A lot of Earth-themed art shows seem to be popping up around Orange, LA and Riverside counties lately. There was “Spaceship Earth” and “The Weight and the Magnitude” up in the Pomona Arts Colony/Claremont Village and Sant Khalsa's “River Run” in Riverside, and at the end of the month, “Speak for the Trees” opens at Irvine's House of Balsamic. Before that show, there's the Irvine Fine Arts Center's pro-green-themed exhibit, “Earth-Like Planet,” opening this weekend.
The interesting thing about this influx of consciously minded shows is that unlike some of the environmental-awareness exhibits of years past, none of these collections is anywhere near the in-your-face activism we saw in the early Aughts, '90s or even '70s. Thus far, the approach by curators and artists appears to be purely philosophical, with a clear acceptance of the destruction and eventual revitalization of the Earth. It's almost as if after decades of being told we're orchestrating self-extinction, and then witnessing the actual fruition of our nasty habits over the past five years, we finally get it: We are totally screwed. Only Jesus or aliens can save us from ourselves, and obviously, the only thing that can save the environment is human extinction. So, instead of fight or fret over it, everyone seems to be climbing aboard the locomotive of doom, figuring, I suppose, that at least we won't have to pay our mortgages or student loans anymore—forget about the hassle of securing a livable-wage-earning job. It's like the liberals' Rapture!
Whatever the motive might be of the artists and curators I've been running into lately, it does appear this environmental Armageddon might be, in part, what's driving the nature shows of late, and it seems to be making them better. Most are very future-hopeful, often quite exceptional. Instead of focusing on the horrors we know are just over the landfill hillsides, the artists and curators have decided to take a leap into the future and look at the planet with fresh, non-scourge-y human eyes.
Curator Matt May's green show, “Earth-Like Planet,” absolutely does it. Billed as a place where “art and science intersect,” you can't get much more future-positive (sorry for sounding like the Reverend Robert Schuller, but it's the best possible term to use here) than skipping over decades of chaos and focusing on what enlightened nerds in labs might develop to save what's left. Space also plays heavily into many of these new Earth-encompassing exhibits, and it's refreshing to see the universe once again considered a viable realm from where possible solutions could be mined, instead of just a place where one gets one's brains slurped out by mutants, one's soul twisted by Borgs or that expedites a chunk of rock the size of Texas to whip up the next ice age.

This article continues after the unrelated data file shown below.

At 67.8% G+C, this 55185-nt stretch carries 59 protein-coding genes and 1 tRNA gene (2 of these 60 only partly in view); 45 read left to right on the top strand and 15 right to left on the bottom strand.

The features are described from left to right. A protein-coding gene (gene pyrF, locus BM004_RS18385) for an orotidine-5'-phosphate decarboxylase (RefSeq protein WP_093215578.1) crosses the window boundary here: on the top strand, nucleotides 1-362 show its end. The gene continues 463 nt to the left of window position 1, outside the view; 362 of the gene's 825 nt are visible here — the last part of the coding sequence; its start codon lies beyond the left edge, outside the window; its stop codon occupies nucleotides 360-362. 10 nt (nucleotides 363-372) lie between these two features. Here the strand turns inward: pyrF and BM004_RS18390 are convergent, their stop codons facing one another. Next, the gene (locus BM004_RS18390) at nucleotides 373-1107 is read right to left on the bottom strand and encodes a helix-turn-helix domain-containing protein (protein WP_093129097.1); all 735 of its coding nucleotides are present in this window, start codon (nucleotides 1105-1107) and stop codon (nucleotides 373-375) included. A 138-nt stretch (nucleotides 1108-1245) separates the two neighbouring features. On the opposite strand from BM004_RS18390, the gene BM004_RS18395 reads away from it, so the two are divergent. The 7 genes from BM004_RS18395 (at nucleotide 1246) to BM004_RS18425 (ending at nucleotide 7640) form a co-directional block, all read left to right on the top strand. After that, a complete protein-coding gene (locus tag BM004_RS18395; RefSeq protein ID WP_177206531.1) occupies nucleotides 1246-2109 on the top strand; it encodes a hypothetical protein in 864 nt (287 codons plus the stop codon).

Virginia Katz avoids all catastrophic scenarios yet seems to already be floating in the chilly vastness above; her eight mixed-media pieces look very much like space-eye views of our squiggly coastlines, rutty mountain ranges and blotches of blue seas. The terrain is void of speckled dwellings or mechanizations, which makes it a perfect vision of the planet post-Homo sapiens or pre-nouveau-Neanderthals.
Andre Yi's hyper-spiritual acrylics perfectly embody the future/science/nature ideal with their twisty, gnarly tree trunks and stumps surrounded by green Kubrickian monoliths—the generators of universal life, if science-fiction films are to be believed. Ephraim Puusemp's funky sculpture Satellite reminds us of how truly moronic we are, with its suspended desert island sprouting clusters of palm-tree cell-phone towers, and George Katzenberger's photographs of real trees with branches armored in mobile-phone transmission metals means it won't be long before the birdbrains are dropping off from fowl little tumors.
Wild stuff from other worlds also makes an appearance. Claudia Bucher's installation of a horde of real succulents and cacti enveloping a plasma screen might be a transport from another galaxy or even a vision of “Life After Man” 50 years down the line, just like in those neat Discovery Channel specials. Jason Rogenes definitely envisions little flesh and bone with his minimalist ink-and-watercolor worlds of chunky-tubed space stations orbiting psychedelic planets, with swirls of colors brighter than Jupiter on acid. Carolie Parker's ink-and-charcoal Internal Combustion is the collision of dirty, linear worlds, and the photographic As the Ocean Lies is a fractured sea of gray, choppy waves that warns travelers instead of beckoning them.
All of these future pieces focus on the possibilities that await instead of the idiocy that has passed or the tragedy that is soon to occur. And it's probably all we can really do: take our medicine like the adults we've claimed to be but have never truly acted like. And, perhaps, one day, millennia from now, some of these relics will have survived, and then at least the Thetans will know we weren't all total douchebags.
This review appeared in print as “Extinction, Shmextinction: 'Earth-Like Planets' avoids icky humans and focuses on the greener future.”